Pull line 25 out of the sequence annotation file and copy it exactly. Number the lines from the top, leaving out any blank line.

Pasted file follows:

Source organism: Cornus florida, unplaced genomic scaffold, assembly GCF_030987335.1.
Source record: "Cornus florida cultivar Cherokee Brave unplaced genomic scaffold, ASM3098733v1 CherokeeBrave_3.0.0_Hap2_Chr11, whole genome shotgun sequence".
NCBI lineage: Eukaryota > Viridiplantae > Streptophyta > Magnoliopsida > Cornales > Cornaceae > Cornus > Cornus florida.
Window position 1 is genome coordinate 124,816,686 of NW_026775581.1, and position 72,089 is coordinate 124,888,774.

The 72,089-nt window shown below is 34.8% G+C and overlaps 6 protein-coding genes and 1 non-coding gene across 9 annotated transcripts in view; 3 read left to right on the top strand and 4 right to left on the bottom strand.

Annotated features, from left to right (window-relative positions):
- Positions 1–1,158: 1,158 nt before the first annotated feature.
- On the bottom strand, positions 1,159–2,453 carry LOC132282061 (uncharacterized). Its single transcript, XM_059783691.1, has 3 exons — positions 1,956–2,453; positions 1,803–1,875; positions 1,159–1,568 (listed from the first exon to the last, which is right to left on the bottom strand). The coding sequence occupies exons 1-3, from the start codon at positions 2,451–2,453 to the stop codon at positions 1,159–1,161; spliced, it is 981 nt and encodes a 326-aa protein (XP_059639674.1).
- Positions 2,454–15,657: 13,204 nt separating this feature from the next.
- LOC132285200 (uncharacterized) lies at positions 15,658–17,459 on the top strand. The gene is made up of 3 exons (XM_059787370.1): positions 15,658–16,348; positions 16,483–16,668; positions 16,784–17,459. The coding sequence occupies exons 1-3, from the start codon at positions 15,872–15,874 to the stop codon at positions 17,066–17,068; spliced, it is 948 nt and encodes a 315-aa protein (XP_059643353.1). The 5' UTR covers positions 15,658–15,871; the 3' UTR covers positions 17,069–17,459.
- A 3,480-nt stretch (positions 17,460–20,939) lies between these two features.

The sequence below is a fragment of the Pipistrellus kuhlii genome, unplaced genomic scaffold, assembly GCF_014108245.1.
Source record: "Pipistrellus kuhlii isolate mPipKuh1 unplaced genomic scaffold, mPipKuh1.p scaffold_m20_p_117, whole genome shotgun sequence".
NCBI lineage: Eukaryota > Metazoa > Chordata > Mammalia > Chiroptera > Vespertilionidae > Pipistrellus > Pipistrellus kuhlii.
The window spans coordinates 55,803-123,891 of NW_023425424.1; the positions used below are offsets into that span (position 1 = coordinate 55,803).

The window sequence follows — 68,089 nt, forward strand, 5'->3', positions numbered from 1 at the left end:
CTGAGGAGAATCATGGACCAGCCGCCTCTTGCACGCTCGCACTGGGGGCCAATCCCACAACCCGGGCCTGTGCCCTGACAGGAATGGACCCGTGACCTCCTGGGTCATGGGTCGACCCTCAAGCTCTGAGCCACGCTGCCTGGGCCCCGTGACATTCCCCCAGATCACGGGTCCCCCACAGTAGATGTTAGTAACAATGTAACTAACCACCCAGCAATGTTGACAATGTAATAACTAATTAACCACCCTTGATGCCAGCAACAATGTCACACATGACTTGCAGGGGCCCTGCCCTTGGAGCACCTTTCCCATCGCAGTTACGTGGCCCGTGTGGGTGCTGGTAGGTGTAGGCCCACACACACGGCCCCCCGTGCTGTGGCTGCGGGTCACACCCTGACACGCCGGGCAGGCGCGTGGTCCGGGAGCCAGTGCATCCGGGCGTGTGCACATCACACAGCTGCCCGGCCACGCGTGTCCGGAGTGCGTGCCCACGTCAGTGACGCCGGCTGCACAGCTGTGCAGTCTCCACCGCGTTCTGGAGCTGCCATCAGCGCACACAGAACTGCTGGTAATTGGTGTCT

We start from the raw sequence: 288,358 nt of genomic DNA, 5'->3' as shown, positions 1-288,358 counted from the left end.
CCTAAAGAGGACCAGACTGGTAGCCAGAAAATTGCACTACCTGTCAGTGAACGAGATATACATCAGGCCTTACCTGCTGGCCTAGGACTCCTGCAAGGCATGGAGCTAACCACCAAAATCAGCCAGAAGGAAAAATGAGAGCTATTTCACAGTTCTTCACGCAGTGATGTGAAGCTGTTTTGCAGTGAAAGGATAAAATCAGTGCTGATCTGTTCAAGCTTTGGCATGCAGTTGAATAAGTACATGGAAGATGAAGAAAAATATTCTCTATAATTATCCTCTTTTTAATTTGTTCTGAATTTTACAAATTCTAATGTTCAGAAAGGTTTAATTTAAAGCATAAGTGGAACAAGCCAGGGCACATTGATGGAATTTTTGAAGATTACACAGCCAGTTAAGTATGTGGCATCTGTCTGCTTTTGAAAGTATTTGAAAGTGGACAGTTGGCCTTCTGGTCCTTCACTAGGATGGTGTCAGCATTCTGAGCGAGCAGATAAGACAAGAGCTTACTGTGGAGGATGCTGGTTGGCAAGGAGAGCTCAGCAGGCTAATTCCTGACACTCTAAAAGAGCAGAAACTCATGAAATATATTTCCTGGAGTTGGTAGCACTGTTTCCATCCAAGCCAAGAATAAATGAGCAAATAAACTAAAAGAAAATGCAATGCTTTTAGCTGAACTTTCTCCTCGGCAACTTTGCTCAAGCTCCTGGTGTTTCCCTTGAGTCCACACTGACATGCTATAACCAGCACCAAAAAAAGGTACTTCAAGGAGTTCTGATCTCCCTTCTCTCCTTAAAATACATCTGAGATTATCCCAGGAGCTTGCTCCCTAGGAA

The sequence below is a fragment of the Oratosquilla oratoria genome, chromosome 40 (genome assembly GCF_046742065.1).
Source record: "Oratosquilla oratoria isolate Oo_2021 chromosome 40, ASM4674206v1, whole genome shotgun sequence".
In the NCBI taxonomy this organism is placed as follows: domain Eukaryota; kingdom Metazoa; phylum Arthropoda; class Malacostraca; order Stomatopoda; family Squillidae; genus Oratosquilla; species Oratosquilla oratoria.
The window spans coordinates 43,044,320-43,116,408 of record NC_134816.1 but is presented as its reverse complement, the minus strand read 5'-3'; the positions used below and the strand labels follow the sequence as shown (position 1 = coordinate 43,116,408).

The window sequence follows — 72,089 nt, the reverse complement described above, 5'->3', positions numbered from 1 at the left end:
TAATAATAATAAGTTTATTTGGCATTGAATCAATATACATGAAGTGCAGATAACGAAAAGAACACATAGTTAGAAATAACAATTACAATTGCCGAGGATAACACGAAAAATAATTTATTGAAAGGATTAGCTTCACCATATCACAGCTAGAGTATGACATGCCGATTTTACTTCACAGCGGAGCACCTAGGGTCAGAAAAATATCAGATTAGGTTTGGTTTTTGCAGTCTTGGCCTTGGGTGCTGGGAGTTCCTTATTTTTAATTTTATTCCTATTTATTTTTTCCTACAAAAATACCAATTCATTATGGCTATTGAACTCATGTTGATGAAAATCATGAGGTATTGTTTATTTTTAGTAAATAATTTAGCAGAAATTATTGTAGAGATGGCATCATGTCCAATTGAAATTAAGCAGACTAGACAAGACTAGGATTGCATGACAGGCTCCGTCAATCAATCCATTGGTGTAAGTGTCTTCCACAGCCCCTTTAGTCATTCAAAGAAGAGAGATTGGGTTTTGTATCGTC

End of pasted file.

TAATAATAATAAGTTTATTTGGCATTGAATCAATATACATGAAGTGCAGATAACGAAAAGAACACATAGTTAGAAATAACAATTACAATTGCCGAGGATAACACGAAAAATAATTTATTGAAAGGATTAGCTTCACCATATCACAGCTAGAGTATGACATGCCGATTTTACTTCACAGCGGAGCACCTAGGGTCAGAAAAATATCAGATTAGGTTTGGTTTTTGCAGTCTTGGCCTTGGGTGCTGGGAGTTCCTTATTTTTAATTTTATTCCTATTTATTTTTTCCTACAAAAATACCAATTCATTATGGCTATTGAACTCATGTTGATGAAAATCATGAGGTATTGTTTATTTTTAGTAAATAATTTAGCAGAAATTATTGTAGAGATGGCATCATGTCCAATTGAAATTAAGCAGACTAGACAAGACTAGGATTGCATGACAGGCTCCGTCAATCAATCCATTGGTGTAAGTGTCTTCCACAGCCCCTTTAGTCATTCAAAGAAGAGAGATTGGGTTTTGTATCGTC